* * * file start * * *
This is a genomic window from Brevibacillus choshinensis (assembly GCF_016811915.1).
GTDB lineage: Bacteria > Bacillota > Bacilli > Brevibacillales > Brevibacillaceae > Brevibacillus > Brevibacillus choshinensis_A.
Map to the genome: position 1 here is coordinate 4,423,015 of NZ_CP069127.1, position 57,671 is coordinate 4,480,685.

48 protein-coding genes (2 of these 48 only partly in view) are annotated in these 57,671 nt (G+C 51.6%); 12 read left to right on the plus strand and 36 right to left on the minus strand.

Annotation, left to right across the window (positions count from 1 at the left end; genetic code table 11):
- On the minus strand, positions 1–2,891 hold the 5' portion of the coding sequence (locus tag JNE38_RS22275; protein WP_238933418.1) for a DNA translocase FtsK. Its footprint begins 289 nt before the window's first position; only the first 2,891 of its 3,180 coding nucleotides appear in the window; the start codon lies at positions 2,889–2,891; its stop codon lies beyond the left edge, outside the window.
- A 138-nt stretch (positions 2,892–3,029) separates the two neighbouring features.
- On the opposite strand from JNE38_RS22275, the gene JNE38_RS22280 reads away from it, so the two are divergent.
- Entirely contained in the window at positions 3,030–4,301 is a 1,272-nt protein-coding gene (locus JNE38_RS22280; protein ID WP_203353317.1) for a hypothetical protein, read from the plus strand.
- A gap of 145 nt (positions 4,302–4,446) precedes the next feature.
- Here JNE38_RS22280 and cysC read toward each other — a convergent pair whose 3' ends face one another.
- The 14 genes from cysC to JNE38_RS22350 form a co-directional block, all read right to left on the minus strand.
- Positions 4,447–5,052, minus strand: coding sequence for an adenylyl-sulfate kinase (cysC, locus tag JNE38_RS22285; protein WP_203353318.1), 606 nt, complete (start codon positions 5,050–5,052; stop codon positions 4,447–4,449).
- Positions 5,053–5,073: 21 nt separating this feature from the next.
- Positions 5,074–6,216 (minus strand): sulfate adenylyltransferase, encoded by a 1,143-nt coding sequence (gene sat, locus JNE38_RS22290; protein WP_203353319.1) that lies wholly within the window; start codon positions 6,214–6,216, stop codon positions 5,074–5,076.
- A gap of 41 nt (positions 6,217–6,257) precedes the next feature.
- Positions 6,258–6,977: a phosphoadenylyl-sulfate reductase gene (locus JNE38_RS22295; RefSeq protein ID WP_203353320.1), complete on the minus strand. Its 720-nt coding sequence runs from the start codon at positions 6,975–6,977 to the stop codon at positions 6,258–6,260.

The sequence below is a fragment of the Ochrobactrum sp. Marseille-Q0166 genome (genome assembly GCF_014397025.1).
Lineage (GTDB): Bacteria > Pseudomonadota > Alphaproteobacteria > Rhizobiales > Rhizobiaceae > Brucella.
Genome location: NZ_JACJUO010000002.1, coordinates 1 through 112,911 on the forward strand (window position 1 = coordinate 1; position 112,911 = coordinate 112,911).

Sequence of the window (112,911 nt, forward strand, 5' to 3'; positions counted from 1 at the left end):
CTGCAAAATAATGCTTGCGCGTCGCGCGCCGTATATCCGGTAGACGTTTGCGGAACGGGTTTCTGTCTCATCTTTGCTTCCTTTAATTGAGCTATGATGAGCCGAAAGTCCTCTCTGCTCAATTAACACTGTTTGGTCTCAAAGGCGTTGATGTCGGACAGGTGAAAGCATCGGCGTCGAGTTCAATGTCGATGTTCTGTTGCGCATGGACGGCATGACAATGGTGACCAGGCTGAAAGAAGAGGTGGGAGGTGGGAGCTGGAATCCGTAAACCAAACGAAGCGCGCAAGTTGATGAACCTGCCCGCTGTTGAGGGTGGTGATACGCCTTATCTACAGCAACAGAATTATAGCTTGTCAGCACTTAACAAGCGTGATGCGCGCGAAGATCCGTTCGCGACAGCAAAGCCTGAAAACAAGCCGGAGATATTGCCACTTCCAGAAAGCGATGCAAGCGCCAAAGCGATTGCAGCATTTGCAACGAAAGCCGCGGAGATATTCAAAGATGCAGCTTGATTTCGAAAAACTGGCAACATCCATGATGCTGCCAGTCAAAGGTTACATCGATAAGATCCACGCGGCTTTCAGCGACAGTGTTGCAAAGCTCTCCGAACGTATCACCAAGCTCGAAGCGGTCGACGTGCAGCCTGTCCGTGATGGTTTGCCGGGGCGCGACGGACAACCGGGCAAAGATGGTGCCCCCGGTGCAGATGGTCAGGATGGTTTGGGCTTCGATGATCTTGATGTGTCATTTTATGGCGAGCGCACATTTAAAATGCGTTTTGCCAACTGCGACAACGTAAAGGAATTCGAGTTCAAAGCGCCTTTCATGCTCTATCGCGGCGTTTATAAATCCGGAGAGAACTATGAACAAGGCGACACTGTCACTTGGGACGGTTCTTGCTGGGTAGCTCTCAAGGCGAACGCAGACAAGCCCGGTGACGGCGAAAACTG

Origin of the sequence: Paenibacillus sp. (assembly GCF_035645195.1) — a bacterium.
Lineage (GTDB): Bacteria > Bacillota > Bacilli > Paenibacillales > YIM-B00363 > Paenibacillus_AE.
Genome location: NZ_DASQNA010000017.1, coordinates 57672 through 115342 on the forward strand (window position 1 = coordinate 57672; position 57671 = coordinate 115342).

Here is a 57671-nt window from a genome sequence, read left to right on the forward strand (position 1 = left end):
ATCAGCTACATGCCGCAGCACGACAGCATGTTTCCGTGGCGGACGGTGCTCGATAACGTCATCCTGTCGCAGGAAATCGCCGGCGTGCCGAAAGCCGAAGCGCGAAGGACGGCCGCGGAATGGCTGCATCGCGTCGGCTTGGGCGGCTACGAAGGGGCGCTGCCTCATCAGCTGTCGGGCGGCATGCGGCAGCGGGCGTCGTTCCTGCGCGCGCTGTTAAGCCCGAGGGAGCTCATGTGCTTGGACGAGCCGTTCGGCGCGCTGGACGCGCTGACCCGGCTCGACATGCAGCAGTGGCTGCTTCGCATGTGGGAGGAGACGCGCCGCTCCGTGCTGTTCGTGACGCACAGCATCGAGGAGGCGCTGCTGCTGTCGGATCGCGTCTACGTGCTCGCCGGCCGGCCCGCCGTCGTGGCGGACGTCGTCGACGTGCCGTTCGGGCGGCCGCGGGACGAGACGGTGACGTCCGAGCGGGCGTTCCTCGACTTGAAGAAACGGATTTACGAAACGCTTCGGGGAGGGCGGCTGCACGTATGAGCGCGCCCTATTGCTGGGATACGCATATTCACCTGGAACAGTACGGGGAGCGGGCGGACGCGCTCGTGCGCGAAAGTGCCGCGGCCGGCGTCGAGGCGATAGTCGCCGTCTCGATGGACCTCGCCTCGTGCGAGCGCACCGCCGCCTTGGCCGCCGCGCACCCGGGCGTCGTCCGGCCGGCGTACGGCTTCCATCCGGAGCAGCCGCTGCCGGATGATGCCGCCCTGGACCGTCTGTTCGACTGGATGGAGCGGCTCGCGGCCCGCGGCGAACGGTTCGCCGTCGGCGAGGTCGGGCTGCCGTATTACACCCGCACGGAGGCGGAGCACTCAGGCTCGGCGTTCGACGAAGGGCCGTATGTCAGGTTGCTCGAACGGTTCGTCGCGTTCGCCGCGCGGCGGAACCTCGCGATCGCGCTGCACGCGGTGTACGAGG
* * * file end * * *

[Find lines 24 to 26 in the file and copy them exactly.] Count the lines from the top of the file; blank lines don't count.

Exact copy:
Lineage (GTDB): Bacteria > Bacillota > Bacilli > Paenibacillales > YIM-B00363 > Paenibacillus_AE.
Genome location: NZ_DASQNA010000017.1, coordinates 57672 through 115342 on the forward strand (window position 1 = coordinate 57672; position 57671 = coordinate 115342).

Here is a 57671-nt window from a genome sequence, read left to right on the forward strand (position 1 = left end):